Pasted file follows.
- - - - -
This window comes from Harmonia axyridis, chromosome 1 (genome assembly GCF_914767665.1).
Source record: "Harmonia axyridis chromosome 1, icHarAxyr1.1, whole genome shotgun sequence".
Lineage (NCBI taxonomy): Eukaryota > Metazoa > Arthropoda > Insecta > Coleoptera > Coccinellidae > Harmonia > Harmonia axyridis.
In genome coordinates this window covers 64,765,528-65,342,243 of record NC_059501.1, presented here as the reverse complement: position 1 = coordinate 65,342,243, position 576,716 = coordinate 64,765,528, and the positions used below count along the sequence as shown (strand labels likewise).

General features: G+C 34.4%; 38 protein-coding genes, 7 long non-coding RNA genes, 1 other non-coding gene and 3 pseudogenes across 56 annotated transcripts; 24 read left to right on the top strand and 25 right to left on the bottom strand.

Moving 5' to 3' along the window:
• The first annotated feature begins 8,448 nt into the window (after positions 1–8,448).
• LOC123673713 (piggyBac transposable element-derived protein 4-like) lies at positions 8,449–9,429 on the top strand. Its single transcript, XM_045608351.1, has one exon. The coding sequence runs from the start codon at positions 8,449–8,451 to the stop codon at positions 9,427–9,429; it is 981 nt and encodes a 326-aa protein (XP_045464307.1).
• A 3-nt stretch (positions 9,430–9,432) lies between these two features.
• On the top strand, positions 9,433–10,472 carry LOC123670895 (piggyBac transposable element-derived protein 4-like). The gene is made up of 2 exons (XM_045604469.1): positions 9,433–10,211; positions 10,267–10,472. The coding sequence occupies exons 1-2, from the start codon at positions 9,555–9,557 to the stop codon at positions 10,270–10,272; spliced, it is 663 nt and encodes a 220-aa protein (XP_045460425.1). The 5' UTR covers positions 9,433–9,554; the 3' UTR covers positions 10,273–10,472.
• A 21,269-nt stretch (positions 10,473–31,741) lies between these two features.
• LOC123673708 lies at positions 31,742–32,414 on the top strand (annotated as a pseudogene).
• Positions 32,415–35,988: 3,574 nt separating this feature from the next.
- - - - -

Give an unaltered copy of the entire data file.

This window comes from Harmonia axyridis, chromosome 1 (genome assembly GCF_914767665.1).
Source record: "Harmonia axyridis chromosome 1, icHarAxyr1.1, whole genome shotgun sequence".
Lineage (NCBI taxonomy): Eukaryota > Metazoa > Arthropoda > Insecta > Coleoptera > Coccinellidae > Harmonia > Harmonia axyridis.
In genome coordinates this window covers 64,765,528-65,342,243 of record NC_059501.1, presented here as the reverse complement: position 1 = coordinate 65,342,243, position 576,716 = coordinate 64,765,528, and the positions used below count along the sequence as shown (strand labels likewise).

General features: G+C 34.4%; 38 protein-coding genes, 7 long non-coding RNA genes, 1 other non-coding gene and 3 pseudogenes across 56 annotated transcripts; 24 read left to right on the top strand and 25 right to left on the bottom strand.

Moving 5' to 3' along the window:
• The first annotated feature begins 8,448 nt into the window (after positions 1–8,448).
• LOC123673713 (piggyBac transposable element-derived protein 4-like) lies at positions 8,449–9,429 on the top strand. Its single transcript, XM_045608351.1, has one exon. The coding sequence runs from the start codon at positions 8,449–8,451 to the stop codon at positions 9,427–9,429; it is 981 nt and encodes a 326-aa protein (XP_045464307.1).
• A 3-nt stretch (positions 9,430–9,432) lies between these two features.
• On the top strand, positions 9,433–10,472 carry LOC123670895 (piggyBac transposable element-derived protein 4-like). The gene is made up of 2 exons (XM_045604469.1): positions 9,433–10,211; positions 10,267–10,472. The coding sequence occupies exons 1-2, from the start codon at positions 9,555–9,557 to the stop codon at positions 10,270–10,272; spliced, it is 663 nt and encodes a 220-aa protein (XP_045460425.1). The 5' UTR covers positions 9,433–9,554; the 3' UTR covers positions 10,273–10,472.
• A 21,269-nt stretch (positions 10,473–31,741) lies between these two features.
• LOC123673708 lies at positions 31,742–32,414 on the top strand (annotated as a pseudogene).
• Positions 32,415–35,988: 3,574 nt separating this feature from the next.